Lasius sitiens

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Lasius sitiens
Scientific classification
Kingdom: Animalia
Phylum: Arthropoda
Class: Insecta
Order: Hymenoptera
Family: Formicidae
Subfamily: Formicinae
Tribe: Lasiini
Genus: Lasius
Section: niger clade
Species group: niger
Species: L. sitiens
Binomial name
Lasius sitiens
Wilson, 1955

Lasius sitiens casent0102806 profile 1.jpg

Lasius sitiens casent0102806 dorsal 1.jpg

Specimen labels


Mackay and Mackay (2002) - This species can be recognized by the lack of erect hairs on the scapes (there are numerous appressed hairs, and erect hairs at the apex), the medium sized eyes with about 11 ommatidia in greatest diameter, and the yellowish-brown color. The tibiae are also without erect hairs (appressed hairs present).

Navajo Nature - A small, light-colored species with small eyes. Color typically medium yellowish brown, rarely dark yellowish brown. The scapes of the workers have hairs that are entirely decumbent, which separates this species from the somewhat similar co-occuring Lasius fallax. The latter has dense standing pubescence on its scapes.

Key to Lasius workers, queens, males

Keys including this Species


Southwestern United States and northern Mexico.

Latitudinal Distribution Pattern

Latitudinal Range: 52.02713889° to 19.33317°.

Tropical South

Distribution based on Regional Taxon Lists

Nearctic Region: United States (type locality).
Neotropical Region: Mexico.

Distribution based on AntMaps


Distribution based on AntWeb specimens

Check data from AntWeb

Countries Occupied

Number of countries occupied by this species based on AntWiki Regional Taxon Lists. In general, fewer countries occupied indicates a narrower range, while more countries indicates a more widespread species.


Wilson (1955) - This species is limited to the lower altitudinal forest belts in the mountains of the Southwest, from juniper scrub at 7000 feet or less to mixed pine-spruce at 8000 feet. Judging from ecological notes accumulated by W. M. Wheeler, Cole, and myself, it nests almost exclusively under stones in dry, open situations. The type locality is situated in an area of open juniper scrub and scattered bunch-grass. Lasisus sitiens is co-dominant at this spot with several species of Myrmecocystus, Pogonomyrmex and Conomyrma. At the base of the San Francisco Peaks, near Flagstaff, I found sitiens again abundant, nesting under rocks in open pine forest. In New Mexico Cole has taken sitiens primarily in pine forest and clearings bounded by pine forest. The ecological extremes in which he collected this species are as follows: near Los Alamos, a nest in an open, grassy area with scattered pine and juniper at 6400 feet; near Taos, a nest in moist pine-spruce woods at 8000 feet.

The light coloration, small eyes, and shortened appendages of sitiens constitute a remarkable morphological convergence to the species of the subgenus Cautolasius, and specifically to the primitive species Lasius alienoflavus. There can be little question that the characters shared by these two species are the mark of a subterranean mode of life. At the type locality I was unable to find any workers foraging above ground either during the day or in the early night; in contrast, wherever the related species neoniger occurs its workers can nearly always be found above ground at any time of the day or night.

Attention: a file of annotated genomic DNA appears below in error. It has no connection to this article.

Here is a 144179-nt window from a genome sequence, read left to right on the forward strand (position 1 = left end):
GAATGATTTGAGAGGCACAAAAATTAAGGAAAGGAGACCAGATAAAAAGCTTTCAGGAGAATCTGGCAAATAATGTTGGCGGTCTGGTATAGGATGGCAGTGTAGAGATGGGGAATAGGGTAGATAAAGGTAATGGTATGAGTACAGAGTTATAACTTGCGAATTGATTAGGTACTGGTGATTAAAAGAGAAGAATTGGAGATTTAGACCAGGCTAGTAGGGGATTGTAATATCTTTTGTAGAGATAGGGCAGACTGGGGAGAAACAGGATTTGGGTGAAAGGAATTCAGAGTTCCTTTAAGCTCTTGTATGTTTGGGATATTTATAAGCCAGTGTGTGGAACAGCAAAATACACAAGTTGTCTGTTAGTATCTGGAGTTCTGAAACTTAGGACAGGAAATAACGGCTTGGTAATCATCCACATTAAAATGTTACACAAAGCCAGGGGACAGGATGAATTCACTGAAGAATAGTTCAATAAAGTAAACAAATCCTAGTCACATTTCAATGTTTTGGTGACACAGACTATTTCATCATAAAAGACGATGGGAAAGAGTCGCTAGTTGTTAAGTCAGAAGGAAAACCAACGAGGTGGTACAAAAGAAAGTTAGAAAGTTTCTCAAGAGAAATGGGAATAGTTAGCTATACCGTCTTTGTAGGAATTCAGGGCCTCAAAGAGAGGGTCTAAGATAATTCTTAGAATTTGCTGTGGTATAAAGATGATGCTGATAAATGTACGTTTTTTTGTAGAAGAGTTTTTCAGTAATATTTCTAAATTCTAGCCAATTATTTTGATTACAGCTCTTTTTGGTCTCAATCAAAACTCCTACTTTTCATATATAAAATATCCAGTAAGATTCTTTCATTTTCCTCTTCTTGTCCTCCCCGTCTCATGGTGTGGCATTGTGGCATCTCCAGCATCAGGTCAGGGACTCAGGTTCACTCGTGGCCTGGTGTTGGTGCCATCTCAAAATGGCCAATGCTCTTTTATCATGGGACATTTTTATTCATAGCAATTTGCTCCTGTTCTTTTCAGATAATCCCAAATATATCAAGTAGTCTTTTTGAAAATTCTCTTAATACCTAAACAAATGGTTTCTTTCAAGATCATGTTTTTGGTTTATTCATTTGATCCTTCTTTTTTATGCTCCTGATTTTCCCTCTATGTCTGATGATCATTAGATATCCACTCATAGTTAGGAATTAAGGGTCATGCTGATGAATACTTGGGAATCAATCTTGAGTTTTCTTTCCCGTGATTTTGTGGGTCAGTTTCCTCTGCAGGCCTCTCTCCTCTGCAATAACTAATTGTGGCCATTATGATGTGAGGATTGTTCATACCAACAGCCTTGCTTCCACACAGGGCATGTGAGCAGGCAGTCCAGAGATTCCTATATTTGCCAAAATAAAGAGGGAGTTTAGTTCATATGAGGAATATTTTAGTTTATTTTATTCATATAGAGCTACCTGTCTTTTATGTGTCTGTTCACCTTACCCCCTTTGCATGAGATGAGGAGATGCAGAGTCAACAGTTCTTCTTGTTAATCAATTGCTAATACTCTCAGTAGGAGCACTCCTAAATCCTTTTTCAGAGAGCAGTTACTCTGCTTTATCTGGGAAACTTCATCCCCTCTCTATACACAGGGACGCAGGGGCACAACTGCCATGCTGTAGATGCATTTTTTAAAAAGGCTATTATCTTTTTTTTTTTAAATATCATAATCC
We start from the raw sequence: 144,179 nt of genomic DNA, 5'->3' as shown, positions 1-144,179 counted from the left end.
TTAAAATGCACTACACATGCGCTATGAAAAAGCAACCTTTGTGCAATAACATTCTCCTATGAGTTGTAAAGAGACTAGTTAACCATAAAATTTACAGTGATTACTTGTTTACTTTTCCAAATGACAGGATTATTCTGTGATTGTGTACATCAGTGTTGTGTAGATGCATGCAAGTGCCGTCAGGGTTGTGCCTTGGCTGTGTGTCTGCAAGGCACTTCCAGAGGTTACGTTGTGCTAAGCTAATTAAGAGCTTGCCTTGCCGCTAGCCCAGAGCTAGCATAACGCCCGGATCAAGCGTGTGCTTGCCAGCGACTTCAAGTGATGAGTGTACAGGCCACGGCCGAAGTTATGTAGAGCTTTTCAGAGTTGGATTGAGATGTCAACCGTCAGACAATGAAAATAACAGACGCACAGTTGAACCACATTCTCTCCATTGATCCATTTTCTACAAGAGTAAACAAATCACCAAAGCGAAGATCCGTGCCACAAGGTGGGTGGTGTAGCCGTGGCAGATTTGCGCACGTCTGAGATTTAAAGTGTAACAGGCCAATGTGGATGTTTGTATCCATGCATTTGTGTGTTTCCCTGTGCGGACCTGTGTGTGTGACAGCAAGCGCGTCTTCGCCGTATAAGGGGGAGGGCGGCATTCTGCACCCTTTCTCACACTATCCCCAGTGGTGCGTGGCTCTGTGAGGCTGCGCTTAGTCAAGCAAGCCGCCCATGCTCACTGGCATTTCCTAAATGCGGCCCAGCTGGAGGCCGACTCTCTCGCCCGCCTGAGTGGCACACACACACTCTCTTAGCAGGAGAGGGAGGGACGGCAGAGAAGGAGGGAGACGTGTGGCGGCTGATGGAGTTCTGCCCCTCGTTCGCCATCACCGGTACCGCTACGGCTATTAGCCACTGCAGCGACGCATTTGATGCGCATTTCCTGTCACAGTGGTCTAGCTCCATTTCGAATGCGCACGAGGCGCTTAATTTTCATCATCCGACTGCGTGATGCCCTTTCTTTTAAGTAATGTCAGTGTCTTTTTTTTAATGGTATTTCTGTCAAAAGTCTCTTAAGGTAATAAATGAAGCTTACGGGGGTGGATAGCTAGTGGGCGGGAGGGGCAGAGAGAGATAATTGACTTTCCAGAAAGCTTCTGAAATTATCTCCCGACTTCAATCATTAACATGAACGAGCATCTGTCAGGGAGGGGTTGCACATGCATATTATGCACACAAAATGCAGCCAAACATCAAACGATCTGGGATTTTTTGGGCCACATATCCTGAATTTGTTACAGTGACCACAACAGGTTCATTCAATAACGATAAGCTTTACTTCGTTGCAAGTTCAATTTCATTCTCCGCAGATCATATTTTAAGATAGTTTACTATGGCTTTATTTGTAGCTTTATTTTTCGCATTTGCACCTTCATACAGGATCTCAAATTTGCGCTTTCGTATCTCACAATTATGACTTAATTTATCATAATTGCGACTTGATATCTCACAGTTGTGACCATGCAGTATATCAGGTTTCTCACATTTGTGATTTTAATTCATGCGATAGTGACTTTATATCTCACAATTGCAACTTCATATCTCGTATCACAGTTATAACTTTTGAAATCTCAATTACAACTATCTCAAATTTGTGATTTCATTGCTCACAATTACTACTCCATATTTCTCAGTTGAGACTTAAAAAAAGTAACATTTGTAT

No nuptial flights of sitiens have been recorded. Reproductives have been taken in nido on six occasions, from July 2 (Campbell Blue Creek, Apache Nat. For., Ariz.) to July 30 (Bandelier Nat. Mon., N. Mex.). This would seem to indicate an early reproductive period similar to that of Lasius crypticus.

In New Mexico (Mackay and Mackay 2002) – Occurs in residential areas, disturbed sites, grasslands, juniper, pinyon-juniper, ponderosa pine, aspen-spruce forest. This is a common species, which nests under stones in sandy soils, loam and rocky soils. One nest was in a rotten log. Brood was present in nests from March to August, reproductives were captured in nests from late June to early August. This species occasionally nests together with other Lasius, Formica argentea, and Formica occulta, as well as with Monomorium minimum, Camponotus and Solenopsis molesta. In other instances, this species was nesting together under a rock with Crematogaster punctulata, Solenopsis molesta, Formica argentea, and Monomorium minimum, in a second case, with Formica occulta, Lasius latipes and Myrmica hamulata. It is the host of the cricket Myrmecophila sp.


Mcz-ent00520075-Lasius-sitiens-hef.jpgMcz-ent00520075-Lasius-sitiens-hal.jpgMcz-ent00520075-Lasius-sitiens-had.jpgMcz-ent00520075 Lasius sitiens lbs.jpg
. Owned by Museum of Comparative Zoology.
Mcz-ent00520079-Lasius-sitiens-queen-hef.jpgMcz-ent00520079-Lasius-sitiens-queen-hal.jpgMcz-ent00520079-Lasius-sitiens-queen-had.jpgMcz-ent00520079 Lasius sitiens queen lbs.jpg
. Owned by Museum of Comparative Zoology.


The following information is derived from Barry Bolton's Online Catalogue of the Ants of the World.